Up to 50 Indian nurses taken from hospital in Iraq's TikritThursday 03 July 2014 22.04
A group of nearly 50 Indian nurses have been taken against their will by bus from a hospital in the militant-controlled city of Tikrit in Iraq, India's foreign ministry.
Foreign ministry spokesman Syed Akbaruddin declined to say who had taken the nurses, or where they were headed, but said the government had spoken with them shortly before they boarded the bus.
Asked about reports of an explosion near the hospital, he said was not aware of a blast, but that some nurses had been lightly injured by broken glass.
"In zones of conflict there is no free will," Akbaruddin told reporters at a briefing, when asked if the nurses had been kidnapped. "This is a situation where lives are at stake."
Tikrit, the birthplace of former President Saddam Hussein, has been the site of fierce fighting this week as Iraqi troops battle to regain control of the city from the Islamic State (IS).
A group of 40 construction workers were kidnapped in the northern Iraqi city of Mosul two weeks ago, and all but one of them are still in captivity.
30,000 Saudi troops deployed to Iraq border
Saudi Arabia has deployed 30,000 soldiers to its border with Iraq after Iraqi soldiers withdrew from the area, the Saudi-owned al-Arabiya television reported.
The world's top oil exporter shares an 800km border with Iraq, where Islamic State insurgents and other Sunni Muslim militant groups seized towns and cities in a lightning advance last month.
King Abdullah has ordered all necessary measures to protect the kingdom against potential "terrorist threats", state news agency SPA reported.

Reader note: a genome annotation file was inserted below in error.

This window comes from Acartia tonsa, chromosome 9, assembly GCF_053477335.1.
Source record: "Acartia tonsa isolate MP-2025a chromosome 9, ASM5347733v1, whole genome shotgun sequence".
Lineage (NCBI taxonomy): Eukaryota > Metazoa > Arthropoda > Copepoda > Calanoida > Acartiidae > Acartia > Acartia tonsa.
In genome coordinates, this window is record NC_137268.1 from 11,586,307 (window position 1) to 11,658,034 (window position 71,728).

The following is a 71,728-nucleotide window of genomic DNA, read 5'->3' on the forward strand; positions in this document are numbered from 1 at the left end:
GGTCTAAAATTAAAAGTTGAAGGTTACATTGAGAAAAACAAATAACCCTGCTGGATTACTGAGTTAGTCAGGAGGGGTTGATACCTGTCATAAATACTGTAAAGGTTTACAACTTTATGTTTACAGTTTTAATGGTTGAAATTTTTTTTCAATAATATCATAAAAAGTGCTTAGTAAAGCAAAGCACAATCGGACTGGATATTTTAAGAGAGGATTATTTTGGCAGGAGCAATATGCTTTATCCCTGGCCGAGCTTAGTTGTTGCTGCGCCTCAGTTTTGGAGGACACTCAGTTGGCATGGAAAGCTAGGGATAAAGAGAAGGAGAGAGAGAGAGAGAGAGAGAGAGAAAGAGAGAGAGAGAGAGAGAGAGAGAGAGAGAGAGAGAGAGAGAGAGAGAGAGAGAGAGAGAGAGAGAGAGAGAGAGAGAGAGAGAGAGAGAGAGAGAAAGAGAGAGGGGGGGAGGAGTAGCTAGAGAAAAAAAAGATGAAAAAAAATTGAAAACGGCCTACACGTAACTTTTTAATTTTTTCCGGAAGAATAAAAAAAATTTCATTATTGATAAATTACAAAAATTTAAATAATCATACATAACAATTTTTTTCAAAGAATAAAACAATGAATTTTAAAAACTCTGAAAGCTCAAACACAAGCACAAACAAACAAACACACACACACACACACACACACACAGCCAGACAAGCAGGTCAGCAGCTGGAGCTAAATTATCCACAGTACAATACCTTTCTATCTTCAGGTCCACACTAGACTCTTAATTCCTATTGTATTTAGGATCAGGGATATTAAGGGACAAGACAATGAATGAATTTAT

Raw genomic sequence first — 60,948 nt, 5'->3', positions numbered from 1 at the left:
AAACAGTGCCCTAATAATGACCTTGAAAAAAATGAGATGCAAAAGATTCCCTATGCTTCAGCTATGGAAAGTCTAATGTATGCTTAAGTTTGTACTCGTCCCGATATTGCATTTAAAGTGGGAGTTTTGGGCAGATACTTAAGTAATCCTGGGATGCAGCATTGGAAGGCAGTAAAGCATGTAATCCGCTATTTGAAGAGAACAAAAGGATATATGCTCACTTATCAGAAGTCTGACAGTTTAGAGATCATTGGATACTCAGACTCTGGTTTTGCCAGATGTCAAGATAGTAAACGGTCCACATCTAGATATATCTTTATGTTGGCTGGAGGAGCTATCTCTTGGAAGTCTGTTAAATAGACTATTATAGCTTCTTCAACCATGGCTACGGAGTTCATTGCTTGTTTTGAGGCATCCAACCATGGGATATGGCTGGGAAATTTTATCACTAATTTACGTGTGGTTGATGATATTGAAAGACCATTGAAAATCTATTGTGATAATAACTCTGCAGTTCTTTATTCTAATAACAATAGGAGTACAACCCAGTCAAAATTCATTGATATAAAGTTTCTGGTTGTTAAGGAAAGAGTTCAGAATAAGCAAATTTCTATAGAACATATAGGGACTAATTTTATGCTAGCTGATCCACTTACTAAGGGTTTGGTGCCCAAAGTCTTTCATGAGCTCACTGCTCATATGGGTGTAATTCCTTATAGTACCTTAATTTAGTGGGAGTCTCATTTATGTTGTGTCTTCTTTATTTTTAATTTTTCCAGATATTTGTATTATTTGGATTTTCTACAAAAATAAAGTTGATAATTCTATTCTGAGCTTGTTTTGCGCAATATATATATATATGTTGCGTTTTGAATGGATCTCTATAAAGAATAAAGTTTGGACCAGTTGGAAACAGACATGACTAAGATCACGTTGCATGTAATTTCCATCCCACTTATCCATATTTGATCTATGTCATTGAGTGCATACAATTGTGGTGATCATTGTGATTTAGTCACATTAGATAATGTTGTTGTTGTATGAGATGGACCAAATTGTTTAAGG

The Dubai-based al-Arabiya said on its website that Saudi troops fanned into the border region after Iraqi government forces abandoned positions, leaving the Saudi and Syrian frontiers unprotected.
The satellite channel said it had obtained a video showing some 2,500 Iraqi soldiers in the desert area east of the Iraqi city of Karbala after pulling back from the border.
An officer in the video aired by al-Arabiya said that the soldiers had been ordered to quit their posts without justification.
The authenticity of the recording could not immediately be verified
Up to 45 people were killed in clashes between Iraqi security forces and followers of a radical cleric in the holy Shia city of Karbala signalling divisions among Shia factions as a Sunni insurgency rages.
The clashes erupted when police and army personnel tried to arrest Shia cleric Mahmoud al-Sarkhiaround midnight on Tuesday in the southern city of Karbala, an Interior Ministry intelligence officer and a police witness told Reuters.
Mr Sarkhi and his armed followers have clashed in the past with US forces, Iraqi security forces and supporters of Grand Ayatollah Ali al-Sistani, the most revered Shia cleric in Iraq.
Meanwhile, US authorities in Denver have arrested a woman accused of providing material support to the Islamic State of Iraq and Syria (ISIS) group, designated as a foreign terrorist organization, court documents showed.
According to a criminal complaint filed with the US District Court for the District of Colorado, Shannon Maureen Conley knew ISIS was engaged in militant activity and conspired to commit an offence against the United States.
It said she met a co-conspirator, only identified as YM in court papers, on the Internet sometime in 2013.
It said the pair "shared their view of Islam as requiring participation in violent jihad against any non-believers," and YM told her he was an active member of ISIS.
It said Ms Conley planned to travel to Syria via Turkey to meet YM, and first attended military tactics and firearms training with the US Army Explorers in Texas in February of this year.
The court papers said the aim of the training was for Conley to provide support and help to ISIS fighters. It said she and YM also planned for her to fight, if it was deemed necessary.